Anti-bullying programs in our nation’s schools have grown exponentially in the past decade. Since the tragedy of Columbine sparked a national debate over bullying, schools have ramped up new anti-bullying rules and “zero-tolerance” policies. Some of these policies have led to serious unintended consequences, according to mental health clinician and school administrator, Dr. Susan Eva Porter.

“Unfortunately we’ve redefined all childhood aggression as bullying,” says Dr. Susan Porter. “Labeling kids as bullies or victims creates a divide in situations where one person’s story is right and the other’s is wrong, or even irrelevant.  State mandates have forced schools to develop zero tolerance for what are often normal childhood conflicts; conflicts that we need to teach children how to work through rather than shielding them.”

In her new book, Bully Nation, Dr. Porter points out that contrary to popular opinion, the Columbine shootings had nothing to do with bullying. “Psychopathology and easy access to guns and ammunition was the cause not bullying,” says Dr. Porter.

Bully Nation explains how in our efforts to protect kids from emotional pain, we have expanded our definition of bullying to include almost any behavior that has the potential to make a kid feel bad: being unfriendly, social exclusion, and name-calling are just a few of the behaviors that have recently found their way into the bully ring.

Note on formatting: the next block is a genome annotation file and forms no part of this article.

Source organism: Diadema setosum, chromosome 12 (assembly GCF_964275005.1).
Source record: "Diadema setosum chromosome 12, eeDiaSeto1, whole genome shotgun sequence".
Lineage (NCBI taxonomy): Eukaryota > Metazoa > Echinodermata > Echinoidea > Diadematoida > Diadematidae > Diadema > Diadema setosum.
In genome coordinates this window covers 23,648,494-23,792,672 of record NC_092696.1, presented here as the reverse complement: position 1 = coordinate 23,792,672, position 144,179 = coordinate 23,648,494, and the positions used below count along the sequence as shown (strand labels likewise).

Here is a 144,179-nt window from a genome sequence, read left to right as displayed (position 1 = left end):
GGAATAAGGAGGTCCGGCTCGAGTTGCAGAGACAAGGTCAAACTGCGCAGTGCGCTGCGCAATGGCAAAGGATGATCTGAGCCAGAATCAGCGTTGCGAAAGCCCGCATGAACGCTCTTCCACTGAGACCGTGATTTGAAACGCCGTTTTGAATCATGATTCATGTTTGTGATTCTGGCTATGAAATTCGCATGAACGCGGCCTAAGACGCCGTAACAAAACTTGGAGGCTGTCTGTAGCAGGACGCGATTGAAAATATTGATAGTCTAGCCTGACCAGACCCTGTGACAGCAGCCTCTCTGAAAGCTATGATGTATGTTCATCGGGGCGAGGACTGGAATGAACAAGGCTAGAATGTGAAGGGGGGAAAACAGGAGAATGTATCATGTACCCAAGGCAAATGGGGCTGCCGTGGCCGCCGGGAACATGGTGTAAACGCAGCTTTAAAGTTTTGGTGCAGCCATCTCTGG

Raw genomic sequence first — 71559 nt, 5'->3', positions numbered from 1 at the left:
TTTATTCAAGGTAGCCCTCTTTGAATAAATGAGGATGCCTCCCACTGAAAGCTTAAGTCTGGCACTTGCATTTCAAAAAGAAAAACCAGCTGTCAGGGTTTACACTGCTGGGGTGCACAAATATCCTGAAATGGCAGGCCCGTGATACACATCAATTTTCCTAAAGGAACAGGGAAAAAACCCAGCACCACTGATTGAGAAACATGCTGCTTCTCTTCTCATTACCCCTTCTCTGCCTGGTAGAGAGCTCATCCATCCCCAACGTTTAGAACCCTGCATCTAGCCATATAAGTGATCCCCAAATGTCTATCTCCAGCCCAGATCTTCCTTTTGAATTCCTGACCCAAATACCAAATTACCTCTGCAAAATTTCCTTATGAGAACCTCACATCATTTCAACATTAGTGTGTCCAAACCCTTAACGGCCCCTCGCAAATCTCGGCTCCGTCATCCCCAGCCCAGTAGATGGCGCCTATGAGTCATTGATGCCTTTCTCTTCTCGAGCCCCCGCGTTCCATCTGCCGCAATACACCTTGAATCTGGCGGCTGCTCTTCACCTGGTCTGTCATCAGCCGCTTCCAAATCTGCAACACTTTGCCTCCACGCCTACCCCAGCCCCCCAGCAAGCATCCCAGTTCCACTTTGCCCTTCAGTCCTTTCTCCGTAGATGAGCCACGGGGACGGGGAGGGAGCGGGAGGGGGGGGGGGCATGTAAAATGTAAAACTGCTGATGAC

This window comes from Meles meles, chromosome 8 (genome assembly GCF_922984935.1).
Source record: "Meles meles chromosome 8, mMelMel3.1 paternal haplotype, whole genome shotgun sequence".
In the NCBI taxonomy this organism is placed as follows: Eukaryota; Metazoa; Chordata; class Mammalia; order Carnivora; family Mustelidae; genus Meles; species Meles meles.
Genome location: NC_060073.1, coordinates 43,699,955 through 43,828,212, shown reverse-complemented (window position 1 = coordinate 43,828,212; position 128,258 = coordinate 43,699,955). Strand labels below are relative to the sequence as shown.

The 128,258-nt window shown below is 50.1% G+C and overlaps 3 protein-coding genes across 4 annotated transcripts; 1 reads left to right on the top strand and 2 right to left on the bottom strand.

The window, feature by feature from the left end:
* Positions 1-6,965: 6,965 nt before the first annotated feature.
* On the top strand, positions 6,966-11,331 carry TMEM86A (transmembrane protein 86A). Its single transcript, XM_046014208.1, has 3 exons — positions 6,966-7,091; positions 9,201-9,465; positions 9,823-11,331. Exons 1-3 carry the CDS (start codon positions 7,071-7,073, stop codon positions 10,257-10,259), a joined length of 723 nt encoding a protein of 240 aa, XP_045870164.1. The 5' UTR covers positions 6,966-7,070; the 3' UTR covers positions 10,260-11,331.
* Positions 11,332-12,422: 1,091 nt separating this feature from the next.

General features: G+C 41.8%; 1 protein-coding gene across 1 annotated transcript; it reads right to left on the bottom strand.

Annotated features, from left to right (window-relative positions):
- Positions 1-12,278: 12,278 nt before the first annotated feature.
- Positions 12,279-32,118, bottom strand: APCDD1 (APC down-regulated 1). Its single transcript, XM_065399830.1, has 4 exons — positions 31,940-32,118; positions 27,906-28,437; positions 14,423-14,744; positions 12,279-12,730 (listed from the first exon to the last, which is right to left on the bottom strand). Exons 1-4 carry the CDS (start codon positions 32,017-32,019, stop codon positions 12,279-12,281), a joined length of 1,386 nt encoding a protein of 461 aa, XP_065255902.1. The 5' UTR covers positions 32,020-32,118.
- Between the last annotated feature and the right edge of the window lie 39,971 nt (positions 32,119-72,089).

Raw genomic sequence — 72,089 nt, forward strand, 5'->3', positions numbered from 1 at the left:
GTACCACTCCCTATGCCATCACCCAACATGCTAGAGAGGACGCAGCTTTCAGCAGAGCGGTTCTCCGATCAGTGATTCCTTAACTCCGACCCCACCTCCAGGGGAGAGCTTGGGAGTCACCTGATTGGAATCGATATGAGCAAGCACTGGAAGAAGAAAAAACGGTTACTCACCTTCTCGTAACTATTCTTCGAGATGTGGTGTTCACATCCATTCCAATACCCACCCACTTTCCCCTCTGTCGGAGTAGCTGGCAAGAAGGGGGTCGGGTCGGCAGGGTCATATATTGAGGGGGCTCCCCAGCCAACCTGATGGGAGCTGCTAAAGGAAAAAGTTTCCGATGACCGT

In BULLY NATION, Dr. Porter shares real-life stories from her work in schools that shows how anti-bullying policies intensify hostilities, hurt children’s emotional development, and often turn parents against one another. She offers a new approach to help kids develop the coping skills and resilience they need by dropping the labels, and using intervention, teaching, and discipline to help children change behaviors and develop coping skills.

“Porter convincingly turns the anti-bullying boom on its head by suggesting that the popular methods and language used in preventing childhood aggression are making things worse, despite good intentions.” —Publishers Weekly

“The Most Important Book Ever Published on School Bullying”—Izzy Kalman, Psychology Today

“In fresh, frank terms, Sue Porter shows why our overheated approach to bullying is bad for everyone, and offers realistic, practical ways for schools and parents to cope.”

—Robert Evans, author of Family Matters: How School Can Cope with The Crisis in Childrearing